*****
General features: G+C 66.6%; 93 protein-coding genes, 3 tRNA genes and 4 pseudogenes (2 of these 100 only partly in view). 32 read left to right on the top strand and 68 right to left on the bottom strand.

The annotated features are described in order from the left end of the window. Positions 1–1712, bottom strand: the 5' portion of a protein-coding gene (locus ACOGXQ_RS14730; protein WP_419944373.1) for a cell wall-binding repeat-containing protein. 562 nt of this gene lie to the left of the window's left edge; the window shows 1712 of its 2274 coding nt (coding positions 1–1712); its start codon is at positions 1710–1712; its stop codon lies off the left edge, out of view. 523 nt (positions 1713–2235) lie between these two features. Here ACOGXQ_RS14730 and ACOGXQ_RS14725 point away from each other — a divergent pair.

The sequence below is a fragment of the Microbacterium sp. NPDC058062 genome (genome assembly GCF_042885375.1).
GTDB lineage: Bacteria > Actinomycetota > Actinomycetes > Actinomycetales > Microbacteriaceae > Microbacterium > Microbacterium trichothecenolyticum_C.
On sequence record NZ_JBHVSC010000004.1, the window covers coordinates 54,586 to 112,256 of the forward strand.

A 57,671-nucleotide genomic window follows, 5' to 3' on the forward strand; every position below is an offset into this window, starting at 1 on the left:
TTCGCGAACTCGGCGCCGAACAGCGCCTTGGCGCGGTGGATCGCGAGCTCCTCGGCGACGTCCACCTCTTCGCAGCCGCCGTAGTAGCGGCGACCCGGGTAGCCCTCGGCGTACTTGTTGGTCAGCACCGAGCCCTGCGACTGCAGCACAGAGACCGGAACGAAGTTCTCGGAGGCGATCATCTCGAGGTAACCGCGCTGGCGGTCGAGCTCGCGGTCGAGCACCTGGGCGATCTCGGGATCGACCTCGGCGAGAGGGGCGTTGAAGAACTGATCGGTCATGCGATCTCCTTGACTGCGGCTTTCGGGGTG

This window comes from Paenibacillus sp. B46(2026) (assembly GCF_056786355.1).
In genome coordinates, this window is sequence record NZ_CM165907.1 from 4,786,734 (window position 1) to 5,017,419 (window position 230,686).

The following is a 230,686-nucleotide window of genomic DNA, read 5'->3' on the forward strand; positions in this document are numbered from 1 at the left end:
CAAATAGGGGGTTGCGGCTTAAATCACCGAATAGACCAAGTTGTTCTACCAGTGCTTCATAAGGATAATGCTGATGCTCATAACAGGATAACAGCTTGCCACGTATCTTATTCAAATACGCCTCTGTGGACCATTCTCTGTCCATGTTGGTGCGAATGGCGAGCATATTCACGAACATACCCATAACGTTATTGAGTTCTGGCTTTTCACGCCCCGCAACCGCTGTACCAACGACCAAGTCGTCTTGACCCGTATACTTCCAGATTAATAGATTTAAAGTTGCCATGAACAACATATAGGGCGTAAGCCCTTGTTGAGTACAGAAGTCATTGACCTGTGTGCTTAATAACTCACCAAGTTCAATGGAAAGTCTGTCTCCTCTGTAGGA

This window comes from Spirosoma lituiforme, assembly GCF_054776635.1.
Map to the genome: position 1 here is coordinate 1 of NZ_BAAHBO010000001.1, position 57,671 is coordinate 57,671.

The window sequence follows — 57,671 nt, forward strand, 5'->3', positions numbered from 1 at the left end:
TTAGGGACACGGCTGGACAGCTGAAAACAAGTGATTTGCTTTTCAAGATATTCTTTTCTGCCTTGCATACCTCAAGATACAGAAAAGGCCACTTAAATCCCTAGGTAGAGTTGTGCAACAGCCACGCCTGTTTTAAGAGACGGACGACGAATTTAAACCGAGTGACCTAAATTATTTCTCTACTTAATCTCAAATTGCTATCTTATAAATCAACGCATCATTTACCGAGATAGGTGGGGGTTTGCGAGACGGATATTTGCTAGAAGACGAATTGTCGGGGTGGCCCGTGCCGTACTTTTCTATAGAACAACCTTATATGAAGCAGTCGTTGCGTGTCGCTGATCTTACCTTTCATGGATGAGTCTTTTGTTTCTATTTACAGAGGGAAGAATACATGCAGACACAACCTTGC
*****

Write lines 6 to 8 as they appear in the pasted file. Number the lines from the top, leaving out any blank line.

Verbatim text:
A 57,671-nucleotide genomic window follows, 5' to 3' on the forward strand; every position below is an offset into this window, starting at 1 on the left:
TTCGCGAACTCGGCGCCGAACAGCGCCTTGGCGCGGTGGATCGCGAGCTCCTCGGCGACGTCCACCTCTTCGCAGCCGCCGTAGTAGCGGCGACCCGGGTAGCCCTCGGCGTACTTGTTGGTCAGCACCGAGCCCTGCGACTGCAGCACAGAGACCGGAACGAAGTTCTCGGAGGCGATCATCTCGAGGTAACCGCGCTGGCGGTCGAGCTCGCGGTCGAGCACCTGGGCGATCTCGGGATCGACCTCGGCGAGAGGGGCGTTGAAGAACTGATCGGTCATGCGATCTCCTTGACTGCGGCTTTCGGGGTG

This window comes from Paenibacillus sp. B46(2026) (assembly GCF_056786355.1).